CUNY Psycholinguistics Supper : Kristen Syrett (Rutgers University)

MAR 11, 2014 | 6:30 PM TO 8:00 PM

Details

WHERE:

The Graduate Center
365 Fifth Avenue

ROOM:

7102

WHEN:

March 11, 2014: 6:30 PM-8:00 PM

ADMISSION:

Free

Description

SPEAKER
Kristen Syrett (Rutgers University, New Brunswick)

TITLE
Prosodic cues to quantifier scope: Why it pays to listen carefully

ABSTRACT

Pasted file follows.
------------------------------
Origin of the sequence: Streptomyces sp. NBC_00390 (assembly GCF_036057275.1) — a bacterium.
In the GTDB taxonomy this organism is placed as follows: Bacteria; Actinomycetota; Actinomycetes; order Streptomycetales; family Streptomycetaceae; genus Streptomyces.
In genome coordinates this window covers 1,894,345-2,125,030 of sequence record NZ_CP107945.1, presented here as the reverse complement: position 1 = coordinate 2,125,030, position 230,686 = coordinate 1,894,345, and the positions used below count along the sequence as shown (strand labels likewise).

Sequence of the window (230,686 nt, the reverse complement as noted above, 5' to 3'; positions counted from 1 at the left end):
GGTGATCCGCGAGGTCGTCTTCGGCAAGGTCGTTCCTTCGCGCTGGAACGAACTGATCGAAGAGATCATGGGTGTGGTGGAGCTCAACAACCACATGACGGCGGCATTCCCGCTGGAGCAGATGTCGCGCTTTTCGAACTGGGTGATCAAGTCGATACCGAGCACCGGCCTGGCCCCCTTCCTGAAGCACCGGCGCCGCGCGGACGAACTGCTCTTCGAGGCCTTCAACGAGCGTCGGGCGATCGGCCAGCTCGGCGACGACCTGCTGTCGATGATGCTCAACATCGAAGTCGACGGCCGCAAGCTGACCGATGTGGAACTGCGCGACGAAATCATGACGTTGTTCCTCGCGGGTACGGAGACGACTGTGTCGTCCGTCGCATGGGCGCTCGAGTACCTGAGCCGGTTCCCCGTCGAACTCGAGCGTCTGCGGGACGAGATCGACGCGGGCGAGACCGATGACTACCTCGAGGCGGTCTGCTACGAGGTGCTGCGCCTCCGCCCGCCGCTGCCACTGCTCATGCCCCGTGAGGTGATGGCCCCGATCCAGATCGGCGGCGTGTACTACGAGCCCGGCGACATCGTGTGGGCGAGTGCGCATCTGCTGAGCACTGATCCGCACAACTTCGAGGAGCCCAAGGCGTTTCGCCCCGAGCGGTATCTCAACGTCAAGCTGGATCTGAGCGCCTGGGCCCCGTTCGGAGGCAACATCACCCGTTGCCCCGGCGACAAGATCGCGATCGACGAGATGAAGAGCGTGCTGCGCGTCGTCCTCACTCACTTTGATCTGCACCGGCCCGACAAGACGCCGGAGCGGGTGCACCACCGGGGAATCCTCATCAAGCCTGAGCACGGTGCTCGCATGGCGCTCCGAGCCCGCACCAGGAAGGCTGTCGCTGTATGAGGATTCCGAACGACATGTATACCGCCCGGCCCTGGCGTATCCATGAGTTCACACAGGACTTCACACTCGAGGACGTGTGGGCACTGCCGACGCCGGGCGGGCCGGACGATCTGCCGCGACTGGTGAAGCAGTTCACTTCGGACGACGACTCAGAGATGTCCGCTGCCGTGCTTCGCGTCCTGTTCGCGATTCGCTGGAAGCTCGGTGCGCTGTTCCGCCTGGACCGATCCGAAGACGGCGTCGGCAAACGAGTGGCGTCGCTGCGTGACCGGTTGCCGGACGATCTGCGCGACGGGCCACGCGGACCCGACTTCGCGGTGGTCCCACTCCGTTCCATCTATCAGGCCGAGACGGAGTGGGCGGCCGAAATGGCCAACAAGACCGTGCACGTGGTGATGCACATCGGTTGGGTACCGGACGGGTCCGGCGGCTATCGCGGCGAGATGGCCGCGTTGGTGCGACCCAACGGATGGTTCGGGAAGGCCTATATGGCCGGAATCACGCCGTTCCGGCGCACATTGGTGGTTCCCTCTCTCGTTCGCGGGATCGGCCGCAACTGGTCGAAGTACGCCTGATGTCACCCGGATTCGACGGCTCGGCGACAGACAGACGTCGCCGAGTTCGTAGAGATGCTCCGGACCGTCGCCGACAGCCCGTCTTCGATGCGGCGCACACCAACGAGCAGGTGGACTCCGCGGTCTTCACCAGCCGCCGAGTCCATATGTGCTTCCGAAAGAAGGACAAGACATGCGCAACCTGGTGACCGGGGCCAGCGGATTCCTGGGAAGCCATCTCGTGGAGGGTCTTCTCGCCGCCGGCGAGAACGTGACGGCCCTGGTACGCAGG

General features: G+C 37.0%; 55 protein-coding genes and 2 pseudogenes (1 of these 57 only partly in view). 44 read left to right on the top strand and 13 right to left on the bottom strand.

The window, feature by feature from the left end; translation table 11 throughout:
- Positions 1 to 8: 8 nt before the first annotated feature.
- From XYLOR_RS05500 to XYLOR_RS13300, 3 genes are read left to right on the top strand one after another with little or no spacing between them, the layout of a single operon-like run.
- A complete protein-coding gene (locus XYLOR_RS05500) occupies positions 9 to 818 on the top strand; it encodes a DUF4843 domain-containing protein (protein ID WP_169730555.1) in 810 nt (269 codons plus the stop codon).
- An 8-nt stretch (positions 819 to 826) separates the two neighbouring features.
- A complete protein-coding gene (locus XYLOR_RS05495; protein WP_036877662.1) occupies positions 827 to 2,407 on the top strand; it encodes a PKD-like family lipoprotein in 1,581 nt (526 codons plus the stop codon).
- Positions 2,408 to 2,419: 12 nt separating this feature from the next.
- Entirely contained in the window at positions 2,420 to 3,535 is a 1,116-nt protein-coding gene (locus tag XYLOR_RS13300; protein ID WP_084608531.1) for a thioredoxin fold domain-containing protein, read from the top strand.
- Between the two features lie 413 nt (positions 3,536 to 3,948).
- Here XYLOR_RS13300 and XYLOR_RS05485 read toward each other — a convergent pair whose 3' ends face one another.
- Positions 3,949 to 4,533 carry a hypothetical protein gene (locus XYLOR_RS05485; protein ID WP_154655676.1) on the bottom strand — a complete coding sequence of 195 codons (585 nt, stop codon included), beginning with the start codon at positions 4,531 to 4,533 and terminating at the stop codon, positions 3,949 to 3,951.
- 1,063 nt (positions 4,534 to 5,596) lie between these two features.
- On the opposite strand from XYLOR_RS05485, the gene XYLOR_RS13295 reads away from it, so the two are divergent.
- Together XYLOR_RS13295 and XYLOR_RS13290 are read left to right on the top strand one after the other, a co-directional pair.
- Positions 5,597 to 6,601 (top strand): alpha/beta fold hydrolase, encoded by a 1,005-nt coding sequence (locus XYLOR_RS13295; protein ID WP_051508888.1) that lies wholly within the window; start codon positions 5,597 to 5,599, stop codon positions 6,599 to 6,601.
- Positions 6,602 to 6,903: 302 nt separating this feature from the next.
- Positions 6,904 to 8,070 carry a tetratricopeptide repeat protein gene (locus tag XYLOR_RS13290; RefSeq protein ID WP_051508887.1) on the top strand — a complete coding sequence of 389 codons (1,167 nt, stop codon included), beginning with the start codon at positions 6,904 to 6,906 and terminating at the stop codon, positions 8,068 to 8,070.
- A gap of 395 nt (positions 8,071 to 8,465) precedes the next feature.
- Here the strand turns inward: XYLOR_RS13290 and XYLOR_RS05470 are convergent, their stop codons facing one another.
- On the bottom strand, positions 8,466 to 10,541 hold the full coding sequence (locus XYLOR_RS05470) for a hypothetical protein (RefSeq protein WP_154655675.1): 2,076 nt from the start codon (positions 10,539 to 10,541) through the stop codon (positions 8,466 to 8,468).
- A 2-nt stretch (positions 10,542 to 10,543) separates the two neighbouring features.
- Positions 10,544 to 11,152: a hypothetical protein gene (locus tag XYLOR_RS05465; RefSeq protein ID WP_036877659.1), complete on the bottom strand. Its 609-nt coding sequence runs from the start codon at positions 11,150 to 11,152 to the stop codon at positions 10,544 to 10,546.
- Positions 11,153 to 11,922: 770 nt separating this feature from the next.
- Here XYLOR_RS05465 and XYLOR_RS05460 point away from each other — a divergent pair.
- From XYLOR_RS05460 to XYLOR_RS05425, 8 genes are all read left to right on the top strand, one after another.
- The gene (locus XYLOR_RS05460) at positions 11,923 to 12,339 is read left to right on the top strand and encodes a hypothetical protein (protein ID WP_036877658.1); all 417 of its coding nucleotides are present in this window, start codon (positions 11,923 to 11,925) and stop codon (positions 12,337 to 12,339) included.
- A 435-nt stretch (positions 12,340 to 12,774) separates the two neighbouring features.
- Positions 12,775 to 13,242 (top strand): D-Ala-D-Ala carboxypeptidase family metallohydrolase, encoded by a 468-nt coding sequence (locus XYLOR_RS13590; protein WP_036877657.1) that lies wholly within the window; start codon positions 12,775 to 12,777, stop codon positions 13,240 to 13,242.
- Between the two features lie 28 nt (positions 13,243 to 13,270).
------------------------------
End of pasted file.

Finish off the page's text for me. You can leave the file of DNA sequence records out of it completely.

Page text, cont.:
In 1972, Jackendoff claimed that speakers systematically disambiguate sentences involving the scopal interaction of quantification and negation (All the men didn’t go) with distinct intonational contours linked to what is either presupposed or asserted.  Since then, one often encounters introspective observations about the role of prosody in sentence disambiguation, along with vague statements about how prosody was controlled for in various experiments, accompanied by little to no convincing empirical support for these claims.  Uncovering such evidence would not only provide further evidence for the nature of the connection between syntactic representation and prosody, but would also indicate that there is evidence in the speech signal for a language learner to identify a speaker’s intended interpretation.  However, the few attempts to determine whether speakers produce such cues, or whether listeners can use them, have come up largely empty handed.  In this talk, I will present a set of laboratory studies demonstrating that although the prosodic cues to the scopal relations are variable within and across speakers (and do not reduce to a difference in rising or falling sentence-final contour), when a model set of speaker productions is selected and paired with discourse contexts controlling for the association of negation with the presupposition or focus/assertion (or, whether negation is part of the QUD), listeners are able to recruit such auditory cues to assign the correct interpretation.  These findings lead me to defend the position that psycholinguistic studies involving sentential ambiguity should carefully control for features of the discourse context favoring sentence interpretation and the prosody with which target sentences are delivered.